Paula Schnurr is a leading expert on post-traumatic stress disorder, or PTSD – at the Department of Veterans Affairs. She told EarthSky that 15% of those serving in Iraq might suffer from this disorder.
Paula Schnurr: We estimate that about fifteen percent of the men and women who are serving in Iraq have PTSD. That’s a large number when you think about the total number who have served there.
Extreme stress – torture, rape, battle conditions and so on – create PTSD. Schnurr described PTSD sufferers as having stress responses in overdrive. They have trouble concentrating. They’re jumpy and keyed-up.
Paula Schnurr: They have nightmares or they have these intrusive memories and recollections coming at them when they least expect it.
Schnurr explained that post-traumatic stress disorder has come into our consciousness in the U.S. more acutely in recent years – after the collective national trauma of 9/11. The wars in Iraq and Afghanistan that followed have boosted the awareness.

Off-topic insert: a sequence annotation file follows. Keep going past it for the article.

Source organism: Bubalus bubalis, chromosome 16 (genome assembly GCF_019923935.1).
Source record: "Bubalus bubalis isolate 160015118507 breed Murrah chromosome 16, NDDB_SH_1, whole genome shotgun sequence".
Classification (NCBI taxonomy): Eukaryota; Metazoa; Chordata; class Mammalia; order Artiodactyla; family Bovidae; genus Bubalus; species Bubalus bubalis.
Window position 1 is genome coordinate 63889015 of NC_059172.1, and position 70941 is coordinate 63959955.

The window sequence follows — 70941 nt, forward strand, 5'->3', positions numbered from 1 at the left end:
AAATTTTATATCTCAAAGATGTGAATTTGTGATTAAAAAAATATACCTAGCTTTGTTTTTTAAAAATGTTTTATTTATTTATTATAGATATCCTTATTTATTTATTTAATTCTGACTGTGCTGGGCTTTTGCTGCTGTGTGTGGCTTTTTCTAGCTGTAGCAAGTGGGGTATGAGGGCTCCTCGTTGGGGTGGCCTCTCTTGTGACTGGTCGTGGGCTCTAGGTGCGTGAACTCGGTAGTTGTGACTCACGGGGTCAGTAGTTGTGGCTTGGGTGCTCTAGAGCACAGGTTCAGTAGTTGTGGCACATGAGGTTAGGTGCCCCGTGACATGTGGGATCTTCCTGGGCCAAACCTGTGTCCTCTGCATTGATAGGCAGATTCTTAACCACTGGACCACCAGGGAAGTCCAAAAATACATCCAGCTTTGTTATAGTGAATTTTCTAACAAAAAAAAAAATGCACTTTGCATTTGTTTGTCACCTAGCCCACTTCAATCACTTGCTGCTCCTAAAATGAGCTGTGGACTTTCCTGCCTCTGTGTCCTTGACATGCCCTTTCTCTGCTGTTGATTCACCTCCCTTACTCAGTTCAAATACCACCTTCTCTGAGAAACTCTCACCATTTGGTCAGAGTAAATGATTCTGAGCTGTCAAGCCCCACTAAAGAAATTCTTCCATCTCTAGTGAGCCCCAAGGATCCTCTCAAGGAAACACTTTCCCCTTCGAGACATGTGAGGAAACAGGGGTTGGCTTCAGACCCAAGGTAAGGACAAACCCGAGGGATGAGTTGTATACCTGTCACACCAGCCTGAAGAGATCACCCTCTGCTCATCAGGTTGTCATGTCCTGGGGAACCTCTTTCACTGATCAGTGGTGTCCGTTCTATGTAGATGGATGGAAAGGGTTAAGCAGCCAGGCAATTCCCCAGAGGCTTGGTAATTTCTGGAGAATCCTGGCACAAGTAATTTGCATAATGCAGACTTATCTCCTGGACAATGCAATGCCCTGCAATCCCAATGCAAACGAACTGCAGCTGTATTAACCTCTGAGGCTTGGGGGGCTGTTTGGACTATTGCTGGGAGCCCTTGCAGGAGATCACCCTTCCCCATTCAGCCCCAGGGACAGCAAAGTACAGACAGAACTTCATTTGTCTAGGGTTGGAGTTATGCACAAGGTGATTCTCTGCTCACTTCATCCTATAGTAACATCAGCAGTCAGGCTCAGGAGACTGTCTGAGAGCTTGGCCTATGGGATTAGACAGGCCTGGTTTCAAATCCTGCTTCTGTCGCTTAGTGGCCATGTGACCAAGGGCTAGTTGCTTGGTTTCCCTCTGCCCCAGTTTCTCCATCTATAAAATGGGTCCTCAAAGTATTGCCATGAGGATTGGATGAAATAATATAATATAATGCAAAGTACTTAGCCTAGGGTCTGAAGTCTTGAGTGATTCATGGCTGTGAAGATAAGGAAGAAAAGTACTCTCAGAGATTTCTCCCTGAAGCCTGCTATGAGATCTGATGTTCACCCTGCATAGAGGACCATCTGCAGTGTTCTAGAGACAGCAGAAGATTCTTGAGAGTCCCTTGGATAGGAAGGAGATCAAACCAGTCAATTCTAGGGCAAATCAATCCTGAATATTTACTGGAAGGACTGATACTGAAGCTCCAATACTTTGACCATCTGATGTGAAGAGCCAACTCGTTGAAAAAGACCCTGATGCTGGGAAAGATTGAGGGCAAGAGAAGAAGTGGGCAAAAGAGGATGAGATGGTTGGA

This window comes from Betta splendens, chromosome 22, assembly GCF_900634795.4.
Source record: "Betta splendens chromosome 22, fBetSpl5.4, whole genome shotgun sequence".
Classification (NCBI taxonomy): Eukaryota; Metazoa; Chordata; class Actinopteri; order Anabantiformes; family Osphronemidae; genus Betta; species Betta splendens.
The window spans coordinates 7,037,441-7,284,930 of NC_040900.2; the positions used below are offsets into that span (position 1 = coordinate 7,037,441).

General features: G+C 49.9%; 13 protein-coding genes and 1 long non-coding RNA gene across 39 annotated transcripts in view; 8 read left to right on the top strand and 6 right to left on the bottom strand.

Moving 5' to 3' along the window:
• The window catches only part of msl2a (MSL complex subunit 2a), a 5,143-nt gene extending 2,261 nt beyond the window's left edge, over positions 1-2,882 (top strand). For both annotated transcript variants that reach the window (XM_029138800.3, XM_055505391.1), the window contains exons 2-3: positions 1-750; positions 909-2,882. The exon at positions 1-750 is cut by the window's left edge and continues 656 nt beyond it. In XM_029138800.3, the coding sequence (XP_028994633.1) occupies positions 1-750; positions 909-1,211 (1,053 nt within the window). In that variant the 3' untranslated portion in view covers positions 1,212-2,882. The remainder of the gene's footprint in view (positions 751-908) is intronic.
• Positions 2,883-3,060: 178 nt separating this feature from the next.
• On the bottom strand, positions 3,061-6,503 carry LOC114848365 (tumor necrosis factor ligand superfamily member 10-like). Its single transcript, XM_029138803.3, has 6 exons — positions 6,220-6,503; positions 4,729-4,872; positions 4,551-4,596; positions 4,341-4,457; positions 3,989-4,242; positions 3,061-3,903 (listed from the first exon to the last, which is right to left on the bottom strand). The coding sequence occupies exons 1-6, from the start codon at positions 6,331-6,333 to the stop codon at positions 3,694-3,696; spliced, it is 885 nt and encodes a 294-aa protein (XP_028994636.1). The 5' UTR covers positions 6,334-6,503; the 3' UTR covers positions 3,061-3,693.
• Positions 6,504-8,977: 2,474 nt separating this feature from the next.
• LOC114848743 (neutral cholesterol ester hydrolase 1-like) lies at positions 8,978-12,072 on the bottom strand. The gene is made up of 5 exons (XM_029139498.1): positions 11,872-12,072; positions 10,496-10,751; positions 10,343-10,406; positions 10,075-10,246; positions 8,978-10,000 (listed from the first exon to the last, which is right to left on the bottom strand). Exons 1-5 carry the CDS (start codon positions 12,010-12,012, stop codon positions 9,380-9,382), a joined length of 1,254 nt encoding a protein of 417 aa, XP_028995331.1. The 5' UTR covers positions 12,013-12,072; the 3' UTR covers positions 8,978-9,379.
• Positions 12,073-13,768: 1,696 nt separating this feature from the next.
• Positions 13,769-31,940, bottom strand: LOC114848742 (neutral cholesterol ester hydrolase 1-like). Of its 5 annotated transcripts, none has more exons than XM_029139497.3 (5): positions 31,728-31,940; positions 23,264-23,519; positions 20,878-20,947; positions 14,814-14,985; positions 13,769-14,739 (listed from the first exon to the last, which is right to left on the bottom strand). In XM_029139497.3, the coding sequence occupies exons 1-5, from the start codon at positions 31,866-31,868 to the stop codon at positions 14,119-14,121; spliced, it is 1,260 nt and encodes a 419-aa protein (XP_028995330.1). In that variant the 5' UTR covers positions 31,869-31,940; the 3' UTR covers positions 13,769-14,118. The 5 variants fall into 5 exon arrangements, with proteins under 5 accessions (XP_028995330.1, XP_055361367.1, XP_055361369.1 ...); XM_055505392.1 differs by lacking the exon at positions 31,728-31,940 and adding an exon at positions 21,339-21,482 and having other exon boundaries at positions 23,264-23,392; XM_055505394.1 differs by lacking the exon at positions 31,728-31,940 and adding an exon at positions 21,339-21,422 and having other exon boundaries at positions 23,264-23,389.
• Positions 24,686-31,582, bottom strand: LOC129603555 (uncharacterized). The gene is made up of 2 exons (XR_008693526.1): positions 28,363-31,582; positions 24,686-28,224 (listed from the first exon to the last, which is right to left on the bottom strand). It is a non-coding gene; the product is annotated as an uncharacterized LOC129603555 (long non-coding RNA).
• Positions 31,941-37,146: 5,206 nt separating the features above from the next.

Paula Schnurr: It reminds us what a significant impact going to war can have on mental health.
Schnurr added that veterans of wars have always suffered from PTSD – but the extent of that suffering wasn’t measured before the diagnosis was formalized in 1980. She emphasized that for those who have the disorder, effective treatment for easing PTSD is available in the form of psychotherapy and medications.
Paula Schnurr: One thing that the military has done is develop combat stress control teams and other support teams to simply talk about and acknowledge what happens when people are exposed to something life threatening. So that sends an important message that it’s OK to have these symptoms, that it’s normal to have these symptoms, they’re part of the reaction. What’s happening in cases of PTSD is that people never fully process the information and then they can’t put it aside, so they’re stuck in this cycle.